The Minneapolis band offers a fresh take on Django Reinhardt-inspired swing. Info
The Minneapolis jazz quartet Mississippi Hot Club took shape in 2012, when lead guitarist and pianist, Joshua Parlanti, was inspired by Romani jazz guitarist Django Reinhardt to move away from the folk music and redirect his attention towards jazz and swing. Nowadays, this hot-club ensemble still pays homage to Reinhardt's work, covering his pieces with their own eclectic maneuvers intermixed with original tracks. By varying the tempo and mood of the songs they play, Mississippi Hot Club cater their sets to either a dancing or listening crowd, depending on the venue.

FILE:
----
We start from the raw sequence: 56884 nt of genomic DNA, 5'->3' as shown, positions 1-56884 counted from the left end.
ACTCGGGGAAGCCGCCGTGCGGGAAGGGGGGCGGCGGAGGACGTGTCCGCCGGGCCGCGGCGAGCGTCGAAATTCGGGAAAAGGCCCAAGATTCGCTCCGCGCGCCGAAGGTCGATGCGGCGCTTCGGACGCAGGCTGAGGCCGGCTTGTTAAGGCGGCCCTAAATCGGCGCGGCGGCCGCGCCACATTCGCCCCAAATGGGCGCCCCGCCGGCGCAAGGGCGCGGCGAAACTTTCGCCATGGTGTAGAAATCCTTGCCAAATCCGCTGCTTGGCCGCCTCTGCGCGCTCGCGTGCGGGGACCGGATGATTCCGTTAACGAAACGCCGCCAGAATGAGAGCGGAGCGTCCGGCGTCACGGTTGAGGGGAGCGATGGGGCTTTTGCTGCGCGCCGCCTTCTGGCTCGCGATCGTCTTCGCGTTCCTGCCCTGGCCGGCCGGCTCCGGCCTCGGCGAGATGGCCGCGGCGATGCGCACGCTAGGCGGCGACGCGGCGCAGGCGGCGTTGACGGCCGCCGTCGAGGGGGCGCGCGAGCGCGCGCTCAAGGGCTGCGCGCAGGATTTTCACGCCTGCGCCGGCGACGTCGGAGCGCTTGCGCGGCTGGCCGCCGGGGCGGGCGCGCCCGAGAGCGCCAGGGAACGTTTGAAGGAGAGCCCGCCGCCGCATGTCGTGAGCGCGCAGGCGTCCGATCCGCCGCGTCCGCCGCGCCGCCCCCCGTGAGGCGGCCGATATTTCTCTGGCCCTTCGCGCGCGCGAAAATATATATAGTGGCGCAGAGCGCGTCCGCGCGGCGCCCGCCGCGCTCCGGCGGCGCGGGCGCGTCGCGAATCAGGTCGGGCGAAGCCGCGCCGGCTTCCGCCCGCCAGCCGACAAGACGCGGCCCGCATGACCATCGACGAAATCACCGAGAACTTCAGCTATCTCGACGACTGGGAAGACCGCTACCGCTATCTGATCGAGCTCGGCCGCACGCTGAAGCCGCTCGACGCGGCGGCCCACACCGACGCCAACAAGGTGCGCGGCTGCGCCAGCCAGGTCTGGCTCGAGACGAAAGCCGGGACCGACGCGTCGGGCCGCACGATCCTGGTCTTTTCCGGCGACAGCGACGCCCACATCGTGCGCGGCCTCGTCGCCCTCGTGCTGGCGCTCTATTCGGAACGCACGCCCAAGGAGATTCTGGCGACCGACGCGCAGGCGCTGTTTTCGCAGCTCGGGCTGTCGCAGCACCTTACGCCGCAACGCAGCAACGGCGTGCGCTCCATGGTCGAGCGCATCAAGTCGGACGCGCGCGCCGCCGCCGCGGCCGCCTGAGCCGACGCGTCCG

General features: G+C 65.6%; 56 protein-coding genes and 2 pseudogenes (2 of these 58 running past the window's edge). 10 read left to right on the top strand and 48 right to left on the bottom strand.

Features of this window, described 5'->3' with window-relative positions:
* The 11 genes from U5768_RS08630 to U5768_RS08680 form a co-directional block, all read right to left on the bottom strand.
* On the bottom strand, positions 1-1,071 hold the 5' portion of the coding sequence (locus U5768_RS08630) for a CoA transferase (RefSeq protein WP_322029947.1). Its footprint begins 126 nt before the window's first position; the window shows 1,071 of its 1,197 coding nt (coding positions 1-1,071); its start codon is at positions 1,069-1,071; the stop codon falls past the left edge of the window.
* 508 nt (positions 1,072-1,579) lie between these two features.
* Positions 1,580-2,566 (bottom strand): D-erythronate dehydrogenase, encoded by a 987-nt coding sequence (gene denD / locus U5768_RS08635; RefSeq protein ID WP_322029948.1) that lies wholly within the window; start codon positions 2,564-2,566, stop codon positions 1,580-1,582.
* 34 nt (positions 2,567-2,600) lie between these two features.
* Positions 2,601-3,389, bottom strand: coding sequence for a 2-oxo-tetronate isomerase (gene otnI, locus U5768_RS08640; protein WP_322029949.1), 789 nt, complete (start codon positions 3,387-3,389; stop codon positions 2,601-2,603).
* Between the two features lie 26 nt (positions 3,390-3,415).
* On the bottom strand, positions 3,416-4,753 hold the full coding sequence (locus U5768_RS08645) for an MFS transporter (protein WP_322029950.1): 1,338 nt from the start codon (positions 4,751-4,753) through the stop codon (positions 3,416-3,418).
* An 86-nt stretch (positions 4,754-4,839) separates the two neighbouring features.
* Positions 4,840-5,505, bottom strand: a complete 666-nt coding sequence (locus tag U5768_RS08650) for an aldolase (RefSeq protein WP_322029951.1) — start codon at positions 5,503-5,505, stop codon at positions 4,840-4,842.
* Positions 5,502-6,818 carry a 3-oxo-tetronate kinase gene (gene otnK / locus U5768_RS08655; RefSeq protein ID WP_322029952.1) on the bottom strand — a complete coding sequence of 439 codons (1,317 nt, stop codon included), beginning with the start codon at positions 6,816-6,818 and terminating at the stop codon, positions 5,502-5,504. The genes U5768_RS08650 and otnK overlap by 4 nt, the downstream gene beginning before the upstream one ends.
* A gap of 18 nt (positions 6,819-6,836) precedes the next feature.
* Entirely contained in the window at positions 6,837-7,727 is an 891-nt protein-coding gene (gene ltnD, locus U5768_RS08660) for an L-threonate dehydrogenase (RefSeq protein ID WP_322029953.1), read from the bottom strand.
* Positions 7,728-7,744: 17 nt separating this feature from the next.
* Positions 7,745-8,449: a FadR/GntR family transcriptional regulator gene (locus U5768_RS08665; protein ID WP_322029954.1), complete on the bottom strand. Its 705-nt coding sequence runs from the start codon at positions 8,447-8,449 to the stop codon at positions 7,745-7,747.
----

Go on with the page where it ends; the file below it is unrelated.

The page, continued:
The band's 2017 release, Swing Cities, includes a repertoire of jazz standards mostly written or at one point recorded by Reinhardt. Beginning the album with a popular Django original, "Swing 42," the quartet demonstrates their mastery of the genre with a pop-focused flair. Violinist Alissa Jacobsen and lead guitarist Parlanti share the melodic foreground, trading off solos. On Reinhardt's 1941 recording of the same song, the lead guitar takes the first solo and the violin solo follows; in Mississippi Hot Club's version, the instruments take the opposite order and give the swing a higher register and enhance the smoother feel. The second to last track, "Bei Dir War Es Immer So Schön," is a Reinhardt adaptation of German jazz pianist Theo Mackeben's original song, initially written for an operetta. Rhythm guitarist lan Stenlund (a former Madisonian and a founder of the great noise-rock band Kitty Rhombus) slows down the swing a bit here, allowing Mississippi Hot Club to give the track a romantic spin. Replacing the trumpet in the original track with Parlanti on piano, the group highlights the breadth and depth of their grasp on the genre, transforming early 20th century jazz into fresh, accessible swing. —Katie Richards